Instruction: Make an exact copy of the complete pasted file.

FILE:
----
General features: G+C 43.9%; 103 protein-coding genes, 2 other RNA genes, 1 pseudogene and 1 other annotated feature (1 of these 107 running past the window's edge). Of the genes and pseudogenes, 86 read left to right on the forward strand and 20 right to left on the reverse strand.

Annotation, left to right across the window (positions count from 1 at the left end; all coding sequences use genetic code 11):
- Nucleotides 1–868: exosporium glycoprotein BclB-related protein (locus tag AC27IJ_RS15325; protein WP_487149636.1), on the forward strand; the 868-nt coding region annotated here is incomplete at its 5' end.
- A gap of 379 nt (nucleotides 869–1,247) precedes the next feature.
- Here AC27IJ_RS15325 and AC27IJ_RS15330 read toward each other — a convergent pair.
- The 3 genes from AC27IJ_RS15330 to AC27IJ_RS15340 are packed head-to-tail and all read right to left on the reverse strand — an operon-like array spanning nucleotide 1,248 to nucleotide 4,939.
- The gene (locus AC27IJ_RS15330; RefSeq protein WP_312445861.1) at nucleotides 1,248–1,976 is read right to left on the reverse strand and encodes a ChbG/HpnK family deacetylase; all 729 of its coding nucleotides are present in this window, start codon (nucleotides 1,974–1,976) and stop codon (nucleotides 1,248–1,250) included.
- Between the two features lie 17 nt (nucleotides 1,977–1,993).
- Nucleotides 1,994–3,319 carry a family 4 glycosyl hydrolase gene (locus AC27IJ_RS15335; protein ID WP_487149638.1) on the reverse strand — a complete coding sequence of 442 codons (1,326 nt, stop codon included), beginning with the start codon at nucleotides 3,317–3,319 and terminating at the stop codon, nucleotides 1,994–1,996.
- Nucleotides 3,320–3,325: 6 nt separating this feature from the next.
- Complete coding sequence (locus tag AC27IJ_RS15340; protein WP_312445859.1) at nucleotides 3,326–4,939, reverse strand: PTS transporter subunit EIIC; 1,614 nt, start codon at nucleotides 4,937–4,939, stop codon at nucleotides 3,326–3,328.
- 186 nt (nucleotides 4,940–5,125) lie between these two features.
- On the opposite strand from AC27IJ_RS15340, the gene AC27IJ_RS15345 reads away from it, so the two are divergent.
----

General features: G+C 43.9%; 103 protein-coding genes, 2 other RNA genes, 1 pseudogene and 1 other annotated feature (1 of these 107 running past the window's edge). Of the genes and pseudogenes, 86 read left to right on the forward strand and 20 right to left on the reverse strand.

Annotation, left to right across the window (positions count from 1 at the left end; all coding sequences use genetic code 11):
- Nucleotides 1–868: exosporium glycoprotein BclB-related protein (locus tag AC27IJ_RS15325; protein WP_487149636.1), on the forward strand; the 868-nt coding region annotated here is incomplete at its 5' end.
- A gap of 379 nt (nucleotides 869–1,247) precedes the next feature.
- Here AC27IJ_RS15325 and AC27IJ_RS15330 read toward each other — a convergent pair.
- The 3 genes from AC27IJ_RS15330 to AC27IJ_RS15340 are packed head-to-tail and all read right to left on the reverse strand — an operon-like array spanning nucleotide 1,248 to nucleotide 4,939.
- The gene (locus AC27IJ_RS15330; RefSeq protein WP_312445861.1) at nucleotides 1,248–1,976 is read right to left on the reverse strand and encodes a ChbG/HpnK family deacetylase; all 729 of its coding nucleotides are present in this window, start codon (nucleotides 1,974–1,976) and stop codon (nucleotides 1,248–1,250) included.
- Between the two features lie 17 nt (nucleotides 1,977–1,993).
- Nucleotides 1,994–3,319 carry a family 4 glycosyl hydrolase gene (locus AC27IJ_RS15335; protein ID WP_487149638.1) on the reverse strand — a complete coding sequence of 442 codons (1,326 nt, stop codon included), beginning with the start codon at nucleotides 3,317–3,319 and terminating at the stop codon, nucleotides 1,994–1,996.
- Nucleotides 3,320–3,325: 6 nt separating this feature from the next.
- Complete coding sequence (locus tag AC27IJ_RS15340; protein WP_312445859.1) at nucleotides 3,326–4,939, reverse strand: PTS transporter subunit EIIC; 1,614 nt, start codon at nucleotides 4,937–4,939, stop codon at nucleotides 3,326–3,328.
- 186 nt (nucleotides 4,940–5,125) lie between these two features.
- On the opposite strand from AC27IJ_RS15340, the gene AC27IJ_RS15345 reads away from it, so the two are divergent.